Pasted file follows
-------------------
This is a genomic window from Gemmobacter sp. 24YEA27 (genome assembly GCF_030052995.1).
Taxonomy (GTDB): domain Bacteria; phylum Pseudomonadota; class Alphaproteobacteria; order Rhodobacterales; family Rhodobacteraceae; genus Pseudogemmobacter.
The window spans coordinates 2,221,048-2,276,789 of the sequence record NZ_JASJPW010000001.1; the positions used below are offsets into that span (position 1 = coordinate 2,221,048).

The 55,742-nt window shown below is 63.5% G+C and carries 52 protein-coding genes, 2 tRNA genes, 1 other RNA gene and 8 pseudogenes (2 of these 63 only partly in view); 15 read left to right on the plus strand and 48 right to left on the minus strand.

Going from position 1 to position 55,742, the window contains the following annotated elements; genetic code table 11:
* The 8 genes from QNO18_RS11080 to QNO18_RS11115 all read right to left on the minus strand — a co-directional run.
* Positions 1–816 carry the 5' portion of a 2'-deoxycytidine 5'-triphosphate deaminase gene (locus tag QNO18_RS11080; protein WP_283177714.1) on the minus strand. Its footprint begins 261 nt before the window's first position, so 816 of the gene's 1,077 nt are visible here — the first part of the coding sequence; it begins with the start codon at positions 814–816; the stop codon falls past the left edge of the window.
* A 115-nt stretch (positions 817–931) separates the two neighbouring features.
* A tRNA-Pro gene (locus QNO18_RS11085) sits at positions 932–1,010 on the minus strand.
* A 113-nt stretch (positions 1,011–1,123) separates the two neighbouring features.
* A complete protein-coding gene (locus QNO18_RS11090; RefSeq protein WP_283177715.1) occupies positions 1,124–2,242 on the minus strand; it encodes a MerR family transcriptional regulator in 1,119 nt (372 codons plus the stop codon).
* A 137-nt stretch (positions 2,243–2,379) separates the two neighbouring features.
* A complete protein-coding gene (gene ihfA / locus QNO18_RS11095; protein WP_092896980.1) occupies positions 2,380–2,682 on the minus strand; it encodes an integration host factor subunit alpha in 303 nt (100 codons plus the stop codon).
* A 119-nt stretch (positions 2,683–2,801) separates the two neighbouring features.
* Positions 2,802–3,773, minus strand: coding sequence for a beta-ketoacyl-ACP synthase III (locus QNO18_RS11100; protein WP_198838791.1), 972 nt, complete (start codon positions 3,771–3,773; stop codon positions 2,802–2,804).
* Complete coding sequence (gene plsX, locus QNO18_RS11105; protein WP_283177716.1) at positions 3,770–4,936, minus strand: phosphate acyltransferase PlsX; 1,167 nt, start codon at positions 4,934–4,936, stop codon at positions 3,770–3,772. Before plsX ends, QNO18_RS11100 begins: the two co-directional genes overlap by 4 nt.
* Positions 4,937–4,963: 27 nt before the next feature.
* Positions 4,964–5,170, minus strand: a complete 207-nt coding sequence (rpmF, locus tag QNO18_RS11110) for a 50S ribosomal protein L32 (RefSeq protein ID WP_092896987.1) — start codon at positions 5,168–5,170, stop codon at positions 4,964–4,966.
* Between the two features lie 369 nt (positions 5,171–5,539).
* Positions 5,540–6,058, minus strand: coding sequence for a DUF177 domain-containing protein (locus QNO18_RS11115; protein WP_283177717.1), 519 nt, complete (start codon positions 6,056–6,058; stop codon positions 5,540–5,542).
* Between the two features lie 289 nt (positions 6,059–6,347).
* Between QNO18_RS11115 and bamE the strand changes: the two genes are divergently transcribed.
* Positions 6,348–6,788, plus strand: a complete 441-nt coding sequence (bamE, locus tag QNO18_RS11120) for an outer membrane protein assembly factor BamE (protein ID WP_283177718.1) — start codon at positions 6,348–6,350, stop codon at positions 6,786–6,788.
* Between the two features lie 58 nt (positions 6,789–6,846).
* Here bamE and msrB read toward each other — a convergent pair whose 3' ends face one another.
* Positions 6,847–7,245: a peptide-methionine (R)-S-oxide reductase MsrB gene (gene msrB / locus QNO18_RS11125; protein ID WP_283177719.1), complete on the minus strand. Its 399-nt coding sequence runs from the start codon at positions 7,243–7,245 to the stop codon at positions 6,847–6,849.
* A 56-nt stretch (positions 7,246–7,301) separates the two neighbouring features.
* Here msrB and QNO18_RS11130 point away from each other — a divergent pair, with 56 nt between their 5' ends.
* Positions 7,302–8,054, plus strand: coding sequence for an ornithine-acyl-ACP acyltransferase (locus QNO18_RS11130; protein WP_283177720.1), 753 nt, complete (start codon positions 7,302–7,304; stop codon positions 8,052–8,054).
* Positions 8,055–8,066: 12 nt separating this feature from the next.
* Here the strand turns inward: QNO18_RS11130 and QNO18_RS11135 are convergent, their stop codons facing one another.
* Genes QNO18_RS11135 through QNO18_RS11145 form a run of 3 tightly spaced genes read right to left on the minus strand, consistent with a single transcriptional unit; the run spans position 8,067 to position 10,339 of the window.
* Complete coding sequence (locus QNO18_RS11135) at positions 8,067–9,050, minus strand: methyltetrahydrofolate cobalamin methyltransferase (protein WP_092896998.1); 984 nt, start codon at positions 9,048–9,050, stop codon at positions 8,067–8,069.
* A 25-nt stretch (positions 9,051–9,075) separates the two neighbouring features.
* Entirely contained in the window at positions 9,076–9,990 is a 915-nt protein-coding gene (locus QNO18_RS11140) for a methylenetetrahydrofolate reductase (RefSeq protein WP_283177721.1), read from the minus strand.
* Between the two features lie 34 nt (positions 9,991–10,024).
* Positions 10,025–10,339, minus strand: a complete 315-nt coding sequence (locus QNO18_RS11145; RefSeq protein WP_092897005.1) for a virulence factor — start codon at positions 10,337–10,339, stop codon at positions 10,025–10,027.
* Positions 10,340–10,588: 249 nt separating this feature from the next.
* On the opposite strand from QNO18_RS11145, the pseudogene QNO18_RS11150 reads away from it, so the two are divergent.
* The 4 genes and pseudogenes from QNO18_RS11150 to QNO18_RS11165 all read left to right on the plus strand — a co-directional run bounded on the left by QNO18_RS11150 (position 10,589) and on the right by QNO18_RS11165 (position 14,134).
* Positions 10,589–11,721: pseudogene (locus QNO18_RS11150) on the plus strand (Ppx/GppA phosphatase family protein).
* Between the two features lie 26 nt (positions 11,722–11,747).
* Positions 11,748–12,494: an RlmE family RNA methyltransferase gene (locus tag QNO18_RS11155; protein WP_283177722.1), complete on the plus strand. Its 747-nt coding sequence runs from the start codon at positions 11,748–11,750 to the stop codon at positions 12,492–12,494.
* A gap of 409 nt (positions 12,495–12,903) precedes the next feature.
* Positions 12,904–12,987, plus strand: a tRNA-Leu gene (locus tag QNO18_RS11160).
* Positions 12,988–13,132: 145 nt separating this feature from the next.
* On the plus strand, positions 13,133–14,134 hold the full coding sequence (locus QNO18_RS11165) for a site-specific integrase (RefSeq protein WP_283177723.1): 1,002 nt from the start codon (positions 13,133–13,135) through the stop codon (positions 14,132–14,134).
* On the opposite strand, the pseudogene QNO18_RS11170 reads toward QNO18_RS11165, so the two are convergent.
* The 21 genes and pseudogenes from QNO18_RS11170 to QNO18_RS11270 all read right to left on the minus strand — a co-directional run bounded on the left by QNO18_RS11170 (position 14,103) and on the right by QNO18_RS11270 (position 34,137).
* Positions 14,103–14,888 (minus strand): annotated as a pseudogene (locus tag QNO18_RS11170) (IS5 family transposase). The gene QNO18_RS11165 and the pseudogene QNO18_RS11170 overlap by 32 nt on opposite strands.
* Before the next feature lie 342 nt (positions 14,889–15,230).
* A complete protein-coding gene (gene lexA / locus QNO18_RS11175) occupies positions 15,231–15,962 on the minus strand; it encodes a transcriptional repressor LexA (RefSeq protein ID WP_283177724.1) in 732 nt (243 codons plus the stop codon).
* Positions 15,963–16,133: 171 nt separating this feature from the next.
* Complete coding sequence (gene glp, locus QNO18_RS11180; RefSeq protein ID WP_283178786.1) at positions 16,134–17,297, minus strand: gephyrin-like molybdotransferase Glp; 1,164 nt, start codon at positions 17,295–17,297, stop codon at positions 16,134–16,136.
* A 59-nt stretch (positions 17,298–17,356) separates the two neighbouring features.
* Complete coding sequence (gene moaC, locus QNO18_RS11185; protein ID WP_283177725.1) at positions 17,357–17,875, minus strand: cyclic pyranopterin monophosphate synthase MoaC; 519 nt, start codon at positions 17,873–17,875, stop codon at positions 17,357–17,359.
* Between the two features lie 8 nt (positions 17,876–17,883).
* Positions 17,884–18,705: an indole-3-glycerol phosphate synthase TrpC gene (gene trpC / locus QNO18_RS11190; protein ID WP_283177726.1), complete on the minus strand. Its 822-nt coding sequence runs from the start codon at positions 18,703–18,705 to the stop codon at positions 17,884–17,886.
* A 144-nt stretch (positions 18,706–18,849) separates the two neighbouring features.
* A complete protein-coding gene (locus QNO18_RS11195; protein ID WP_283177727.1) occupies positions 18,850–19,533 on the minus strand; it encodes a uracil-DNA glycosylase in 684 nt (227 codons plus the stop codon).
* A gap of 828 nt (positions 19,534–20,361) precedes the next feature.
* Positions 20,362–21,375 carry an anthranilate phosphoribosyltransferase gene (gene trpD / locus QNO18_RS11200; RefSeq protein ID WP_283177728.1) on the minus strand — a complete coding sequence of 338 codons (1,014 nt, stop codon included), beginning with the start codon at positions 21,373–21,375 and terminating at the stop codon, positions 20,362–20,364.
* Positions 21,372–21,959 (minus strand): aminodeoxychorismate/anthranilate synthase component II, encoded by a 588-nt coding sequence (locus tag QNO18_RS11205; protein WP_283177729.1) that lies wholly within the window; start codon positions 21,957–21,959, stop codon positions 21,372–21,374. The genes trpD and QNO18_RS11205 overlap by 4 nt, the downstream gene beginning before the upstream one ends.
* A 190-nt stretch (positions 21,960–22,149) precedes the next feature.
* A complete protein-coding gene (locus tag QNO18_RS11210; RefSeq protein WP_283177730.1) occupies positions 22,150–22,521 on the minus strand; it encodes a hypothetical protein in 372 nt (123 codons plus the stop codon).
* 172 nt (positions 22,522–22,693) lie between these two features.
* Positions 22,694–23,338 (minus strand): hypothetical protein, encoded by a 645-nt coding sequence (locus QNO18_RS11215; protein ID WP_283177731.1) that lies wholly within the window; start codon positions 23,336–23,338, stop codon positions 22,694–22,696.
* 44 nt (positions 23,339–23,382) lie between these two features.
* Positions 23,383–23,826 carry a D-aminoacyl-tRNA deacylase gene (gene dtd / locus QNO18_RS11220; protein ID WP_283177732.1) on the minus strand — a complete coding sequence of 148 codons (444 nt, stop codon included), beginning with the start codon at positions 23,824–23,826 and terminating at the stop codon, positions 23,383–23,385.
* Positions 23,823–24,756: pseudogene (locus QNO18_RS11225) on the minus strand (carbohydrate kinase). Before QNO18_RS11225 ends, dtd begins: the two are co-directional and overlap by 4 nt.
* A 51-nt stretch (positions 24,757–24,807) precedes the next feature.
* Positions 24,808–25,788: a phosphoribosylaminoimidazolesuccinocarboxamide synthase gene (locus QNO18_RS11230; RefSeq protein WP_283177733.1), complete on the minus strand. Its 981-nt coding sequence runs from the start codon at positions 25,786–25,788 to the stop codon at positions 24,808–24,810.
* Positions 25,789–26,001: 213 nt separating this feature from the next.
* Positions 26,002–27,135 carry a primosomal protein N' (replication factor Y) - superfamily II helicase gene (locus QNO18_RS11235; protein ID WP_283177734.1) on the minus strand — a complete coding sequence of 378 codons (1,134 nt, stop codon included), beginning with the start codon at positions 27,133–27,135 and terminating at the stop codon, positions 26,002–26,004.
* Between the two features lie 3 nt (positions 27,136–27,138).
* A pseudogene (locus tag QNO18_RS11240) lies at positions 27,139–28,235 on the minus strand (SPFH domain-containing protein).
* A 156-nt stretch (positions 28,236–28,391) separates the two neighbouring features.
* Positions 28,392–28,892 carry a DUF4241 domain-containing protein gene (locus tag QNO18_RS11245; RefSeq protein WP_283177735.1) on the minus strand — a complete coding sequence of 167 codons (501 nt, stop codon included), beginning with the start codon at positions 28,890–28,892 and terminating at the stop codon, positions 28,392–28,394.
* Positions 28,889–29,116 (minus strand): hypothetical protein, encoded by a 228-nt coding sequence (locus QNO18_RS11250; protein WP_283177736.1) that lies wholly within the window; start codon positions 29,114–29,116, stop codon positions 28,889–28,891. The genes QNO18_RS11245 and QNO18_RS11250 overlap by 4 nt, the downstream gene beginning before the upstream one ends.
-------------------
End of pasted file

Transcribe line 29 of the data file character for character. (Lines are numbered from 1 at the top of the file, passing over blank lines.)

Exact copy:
* Positions 7,302–8,054, plus strand: coding sequence for an ornithine-acyl-ACP acyltransferase (locus QNO18_RS11130; protein WP_283177720.1), 753 nt, complete (start codon positions 7,302–7,304; stop codon positions 8,052–8,054).